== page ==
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Abstract: Thirteen humpback whales (Megaptera novaeangliae) were tagged with LIMPET-configured SPLASH tags off Kaua‘i, Hawai‘i, near the Pacific Missile Range Facility (PMRF) in 2017 and 2018. The movement and dive behavior of the seven animals tagged in 2017 provided a baseline against which to compare the data from five of the six tagged whales in 2018 that remained in proximity of an active Navy training event occurring on PMRF. Although some extreme travel speeds (up to 18 km/h) were estimated for the whales in 2018, they did not co-occur with periods of mid-frequency active sonar (MFAS) and, in fact, travel speeds were reduced in two animals during periods of MFAS. The tagging effort took place at different points in the breeding season across years and in slightly different locations (offshore vs nearshore) and, therefore, some of the behavioral differences could have been due to targeting different sectors of the breeding population. One animal did have significant changes to their dive behavior during one period of sonar, with steep, deep dives occurring while the animal moved away from the location of the sonar activity and received levels up to 158 dB re 1 µPa. Thus, some behavioral response may have occurred in the presence of MFAS, but this appears to have been relatively limited, with the whales likely focused on breeding behavior. Further monitoring is necessary to address these confounding factors and to ensure that any temporary behavioral responses do not have long-term consequences to the population.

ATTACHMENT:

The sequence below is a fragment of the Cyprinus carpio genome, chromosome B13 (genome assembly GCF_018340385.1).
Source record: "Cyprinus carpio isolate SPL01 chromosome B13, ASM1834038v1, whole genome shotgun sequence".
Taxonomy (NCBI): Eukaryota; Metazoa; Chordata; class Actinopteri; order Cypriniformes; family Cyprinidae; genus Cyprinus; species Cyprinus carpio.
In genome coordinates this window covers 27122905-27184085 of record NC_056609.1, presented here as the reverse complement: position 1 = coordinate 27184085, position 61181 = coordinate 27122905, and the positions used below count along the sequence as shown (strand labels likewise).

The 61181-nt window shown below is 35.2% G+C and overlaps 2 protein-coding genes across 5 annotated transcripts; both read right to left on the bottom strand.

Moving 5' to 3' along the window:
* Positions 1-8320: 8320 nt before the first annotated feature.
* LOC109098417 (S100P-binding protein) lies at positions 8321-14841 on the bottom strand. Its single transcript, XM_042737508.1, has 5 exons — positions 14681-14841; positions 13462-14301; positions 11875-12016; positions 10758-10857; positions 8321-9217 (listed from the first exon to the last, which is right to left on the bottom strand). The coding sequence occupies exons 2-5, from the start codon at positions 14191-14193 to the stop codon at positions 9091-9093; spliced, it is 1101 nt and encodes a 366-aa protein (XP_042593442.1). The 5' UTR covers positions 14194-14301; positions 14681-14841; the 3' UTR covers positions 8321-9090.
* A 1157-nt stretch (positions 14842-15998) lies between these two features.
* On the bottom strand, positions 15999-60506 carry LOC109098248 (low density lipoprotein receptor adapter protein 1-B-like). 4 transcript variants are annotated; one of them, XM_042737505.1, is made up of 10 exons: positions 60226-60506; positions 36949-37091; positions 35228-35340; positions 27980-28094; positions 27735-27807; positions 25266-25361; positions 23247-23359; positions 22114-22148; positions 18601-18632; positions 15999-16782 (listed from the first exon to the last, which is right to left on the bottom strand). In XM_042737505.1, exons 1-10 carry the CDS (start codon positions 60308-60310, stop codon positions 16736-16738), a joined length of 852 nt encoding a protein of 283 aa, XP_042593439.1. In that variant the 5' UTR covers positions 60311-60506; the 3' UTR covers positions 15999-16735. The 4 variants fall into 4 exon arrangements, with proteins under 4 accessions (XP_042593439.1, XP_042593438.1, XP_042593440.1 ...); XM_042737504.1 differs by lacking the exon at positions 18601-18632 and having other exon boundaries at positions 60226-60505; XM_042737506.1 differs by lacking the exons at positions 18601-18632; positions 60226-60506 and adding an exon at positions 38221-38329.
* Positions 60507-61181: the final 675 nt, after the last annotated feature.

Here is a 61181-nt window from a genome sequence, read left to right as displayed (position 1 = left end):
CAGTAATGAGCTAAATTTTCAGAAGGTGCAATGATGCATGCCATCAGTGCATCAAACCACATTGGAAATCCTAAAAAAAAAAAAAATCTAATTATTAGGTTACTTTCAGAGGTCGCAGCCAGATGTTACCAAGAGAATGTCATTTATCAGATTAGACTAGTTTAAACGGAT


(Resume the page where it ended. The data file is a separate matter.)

Key Words: humpback whales, Megaptera novaeangliae, satellite tagging, sonar, behavioral response
Page Numbers: 612-631